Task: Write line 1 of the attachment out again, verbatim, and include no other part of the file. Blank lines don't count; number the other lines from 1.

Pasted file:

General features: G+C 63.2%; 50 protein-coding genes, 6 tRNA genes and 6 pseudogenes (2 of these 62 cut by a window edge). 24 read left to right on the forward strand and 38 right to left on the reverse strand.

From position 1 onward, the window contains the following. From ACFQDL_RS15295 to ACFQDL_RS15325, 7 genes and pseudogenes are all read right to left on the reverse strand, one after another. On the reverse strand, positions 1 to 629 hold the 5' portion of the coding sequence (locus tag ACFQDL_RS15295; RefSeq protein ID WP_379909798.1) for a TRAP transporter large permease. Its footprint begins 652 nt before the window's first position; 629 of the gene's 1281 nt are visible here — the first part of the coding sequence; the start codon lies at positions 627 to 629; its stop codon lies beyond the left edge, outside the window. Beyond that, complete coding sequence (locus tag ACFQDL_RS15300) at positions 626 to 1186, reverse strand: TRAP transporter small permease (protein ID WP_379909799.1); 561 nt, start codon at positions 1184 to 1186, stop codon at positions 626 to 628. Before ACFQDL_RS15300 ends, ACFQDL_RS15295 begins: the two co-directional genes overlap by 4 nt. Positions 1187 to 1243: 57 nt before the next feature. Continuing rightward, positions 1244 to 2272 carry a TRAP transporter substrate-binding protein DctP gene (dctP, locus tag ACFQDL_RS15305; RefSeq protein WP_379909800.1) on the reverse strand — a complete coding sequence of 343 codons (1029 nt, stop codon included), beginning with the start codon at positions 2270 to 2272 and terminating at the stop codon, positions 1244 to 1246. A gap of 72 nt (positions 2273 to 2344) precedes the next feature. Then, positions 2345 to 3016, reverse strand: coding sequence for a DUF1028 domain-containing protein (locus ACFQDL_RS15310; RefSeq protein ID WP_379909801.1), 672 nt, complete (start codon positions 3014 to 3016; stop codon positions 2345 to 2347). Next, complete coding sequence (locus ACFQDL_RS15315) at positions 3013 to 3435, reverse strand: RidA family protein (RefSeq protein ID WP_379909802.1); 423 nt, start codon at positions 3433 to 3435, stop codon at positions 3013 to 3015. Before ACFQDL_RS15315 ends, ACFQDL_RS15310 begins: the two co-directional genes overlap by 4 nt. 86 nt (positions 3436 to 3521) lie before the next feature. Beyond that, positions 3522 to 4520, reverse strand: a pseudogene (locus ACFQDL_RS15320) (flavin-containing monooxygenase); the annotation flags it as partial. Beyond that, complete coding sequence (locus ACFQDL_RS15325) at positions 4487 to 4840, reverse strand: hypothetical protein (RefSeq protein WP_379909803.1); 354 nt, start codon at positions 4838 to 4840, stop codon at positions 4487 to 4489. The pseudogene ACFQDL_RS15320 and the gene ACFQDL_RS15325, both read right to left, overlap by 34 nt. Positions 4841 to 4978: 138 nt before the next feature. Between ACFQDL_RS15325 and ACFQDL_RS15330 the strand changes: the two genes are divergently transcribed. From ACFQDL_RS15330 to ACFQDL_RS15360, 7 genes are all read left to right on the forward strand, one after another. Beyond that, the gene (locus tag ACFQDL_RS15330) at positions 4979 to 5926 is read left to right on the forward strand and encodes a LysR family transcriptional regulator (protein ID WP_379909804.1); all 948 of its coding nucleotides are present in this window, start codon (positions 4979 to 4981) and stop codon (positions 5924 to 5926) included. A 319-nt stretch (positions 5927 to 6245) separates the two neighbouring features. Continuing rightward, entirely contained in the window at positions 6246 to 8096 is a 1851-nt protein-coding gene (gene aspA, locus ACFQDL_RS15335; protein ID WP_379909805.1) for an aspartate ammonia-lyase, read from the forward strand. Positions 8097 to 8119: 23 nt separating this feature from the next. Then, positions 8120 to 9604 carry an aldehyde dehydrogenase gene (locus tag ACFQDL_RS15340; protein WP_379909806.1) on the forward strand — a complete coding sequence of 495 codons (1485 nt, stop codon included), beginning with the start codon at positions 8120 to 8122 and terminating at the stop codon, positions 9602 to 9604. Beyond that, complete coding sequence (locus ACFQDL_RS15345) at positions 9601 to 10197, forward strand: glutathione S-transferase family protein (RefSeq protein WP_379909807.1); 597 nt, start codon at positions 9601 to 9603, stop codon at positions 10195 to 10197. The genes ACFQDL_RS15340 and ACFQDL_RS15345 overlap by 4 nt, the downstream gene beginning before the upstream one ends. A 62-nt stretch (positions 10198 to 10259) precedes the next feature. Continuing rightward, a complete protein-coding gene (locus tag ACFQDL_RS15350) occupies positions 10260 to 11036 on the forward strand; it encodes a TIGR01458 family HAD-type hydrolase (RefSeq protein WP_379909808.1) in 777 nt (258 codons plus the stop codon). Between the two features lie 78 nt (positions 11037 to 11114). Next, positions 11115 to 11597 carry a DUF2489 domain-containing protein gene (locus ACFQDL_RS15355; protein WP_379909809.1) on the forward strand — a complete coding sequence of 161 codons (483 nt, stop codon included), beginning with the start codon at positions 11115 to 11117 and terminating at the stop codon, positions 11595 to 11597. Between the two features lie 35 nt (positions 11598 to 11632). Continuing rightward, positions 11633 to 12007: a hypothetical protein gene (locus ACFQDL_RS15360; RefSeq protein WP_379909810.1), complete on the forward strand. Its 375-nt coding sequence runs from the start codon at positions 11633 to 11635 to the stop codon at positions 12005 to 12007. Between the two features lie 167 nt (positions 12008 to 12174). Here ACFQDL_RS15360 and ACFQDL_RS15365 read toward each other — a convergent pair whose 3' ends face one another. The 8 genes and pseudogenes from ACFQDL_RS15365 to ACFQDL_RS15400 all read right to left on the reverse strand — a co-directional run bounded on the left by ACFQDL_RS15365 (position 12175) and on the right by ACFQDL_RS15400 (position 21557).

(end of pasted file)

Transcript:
General features: G+C 63.2%; 50 protein-coding genes, 6 tRNA genes and 6 pseudogenes (2 of these 62 cut by a window edge). 24 read left to right on the forward strand and 38 right to left on the reverse strand.